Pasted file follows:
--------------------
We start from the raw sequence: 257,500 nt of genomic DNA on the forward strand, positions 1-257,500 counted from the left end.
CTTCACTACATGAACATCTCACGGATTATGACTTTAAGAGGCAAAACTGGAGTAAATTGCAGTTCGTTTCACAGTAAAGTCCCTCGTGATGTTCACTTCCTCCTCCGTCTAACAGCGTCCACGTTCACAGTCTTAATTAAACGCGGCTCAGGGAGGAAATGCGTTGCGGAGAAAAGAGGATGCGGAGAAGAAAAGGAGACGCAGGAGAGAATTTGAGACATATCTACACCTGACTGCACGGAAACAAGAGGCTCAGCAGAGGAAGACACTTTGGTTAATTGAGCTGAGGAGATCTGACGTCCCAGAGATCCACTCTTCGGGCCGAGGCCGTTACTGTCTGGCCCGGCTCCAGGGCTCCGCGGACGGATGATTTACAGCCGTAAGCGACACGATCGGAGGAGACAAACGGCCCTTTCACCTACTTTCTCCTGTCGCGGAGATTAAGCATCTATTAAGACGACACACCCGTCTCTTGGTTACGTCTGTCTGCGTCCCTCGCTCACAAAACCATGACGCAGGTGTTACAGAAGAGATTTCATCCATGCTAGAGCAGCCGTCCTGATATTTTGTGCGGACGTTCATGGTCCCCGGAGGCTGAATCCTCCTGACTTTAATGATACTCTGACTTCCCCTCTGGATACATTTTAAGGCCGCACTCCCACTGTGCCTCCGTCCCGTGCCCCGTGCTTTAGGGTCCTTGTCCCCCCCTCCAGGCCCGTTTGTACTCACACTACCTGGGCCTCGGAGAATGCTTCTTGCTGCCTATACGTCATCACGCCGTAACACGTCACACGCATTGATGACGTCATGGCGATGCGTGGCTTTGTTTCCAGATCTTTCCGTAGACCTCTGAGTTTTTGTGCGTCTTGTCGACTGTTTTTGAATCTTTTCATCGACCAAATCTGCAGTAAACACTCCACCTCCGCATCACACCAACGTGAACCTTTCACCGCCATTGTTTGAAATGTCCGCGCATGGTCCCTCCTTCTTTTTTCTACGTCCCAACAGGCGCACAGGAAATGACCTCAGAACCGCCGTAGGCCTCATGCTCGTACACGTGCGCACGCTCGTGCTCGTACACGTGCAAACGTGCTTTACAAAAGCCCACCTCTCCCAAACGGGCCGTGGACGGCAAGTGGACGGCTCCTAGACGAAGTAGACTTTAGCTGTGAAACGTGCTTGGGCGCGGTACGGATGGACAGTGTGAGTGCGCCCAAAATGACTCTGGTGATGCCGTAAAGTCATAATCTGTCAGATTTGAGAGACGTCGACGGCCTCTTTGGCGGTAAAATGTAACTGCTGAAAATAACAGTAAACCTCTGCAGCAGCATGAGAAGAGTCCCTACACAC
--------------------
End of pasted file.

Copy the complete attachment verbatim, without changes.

We start from the raw sequence: 257,500 nt of genomic DNA on the forward strand, positions 1-257,500 counted from the left end.
CTTCACTACATGAACATCTCACGGATTATGACTTTAAGAGGCAAAACTGGAGTAAATTGCAGTTCGTTTCACAGTAAAGTCCCTCGTGATGTTCACTTCCTCCTCCGTCTAACAGCGTCCACGTTCACAGTCTTAATTAAACGCGGCTCAGGGAGGAAATGCGTTGCGGAGAAAAGAGGATGCGGAGAAGAAAAGGAGACGCAGGAGAGAATTTGAGACATATCTACACCTGACTGCACGGAAACAAGAGGCTCAGCAGAGGAAGACACTTTGGTTAATTGAGCTGAGGAGATCTGACGTCCCAGAGATCCACTCTTCGGGCCGAGGCCGTTACTGTCTGGCCCGGCTCCAGGGCTCCGCGGACGGATGATTTACAGCCGTAAGCGACACGATCGGAGGAGACAAACGGCCCTTTCACCTACTTTCTCCTGTCGCGGAGATTAAGCATCTATTAAGACGACACACCCGTCTCTTGGTTACGTCTGTCTGCGTCCCTCGCTCACAAAACCATGACGCAGGTGTTACAGAAGAGATTTCATCCATGCTAGAGCAGCCGTCCTGATATTTTGTGCGGACGTTCATGGTCCCCGGAGGCTGAATCCTCCTGACTTTAATGATACTCTGACTTCCCCTCTGGATACATTTTAAGGCCGCACTCCCACTGTGCCTCCGTCCCGTGCCCCGTGCTTTAGGGTCCTTGTCCCCCCCTCCAGGCCCGTTTGTACTCACACTACCTGGGCCTCGGAGAATGCTTCTTGCTGCCTATACGTCATCACGCCGTAACACGTCACACGCATTGATGACGTCATGGCGATGCGTGGCTTTGTTTCCAGATCTTTCCGTAGACCTCTGAGTTTTTGTGCGTCTTGTCGACTGTTTTTGAATCTTTTCATCGACCAAATCTGCAGTAAACACTCCACCTCCGCATCACACCAACGTGAACCTTTCACCGCCATTGTTTGAAATGTCCGCGCATGGTCCCTCCTTCTTTTTTCTACGTCCCAACAGGCGCACAGGAAATGACCTCAGAACCGCCGTAGGCCTCATGCTCGTACACGTGCGCACGCTCGTGCTCGTACACGTGCAAACGTGCTTTACAAAAGCCCACCTCTCCCAAACGGGCCGTGGACGGCAAGTGGACGGCTCCTAGACGAAGTAGACTTTAGCTGTGAAACGTGCTTGGGCGCGGTACGGATGGACAGTGTGAGTGCGCCCAAAATGACTCTGGTGATGCCGTAAAGTCATAATCTGTCAGATTTGAGAGACGTCGACGGCCTCTTTGGCGGTAAAATGTAACTGCTGAAAATAACAGTAAACCTCTGCAGCAGCATGAGAAGAGTCCCTACACAC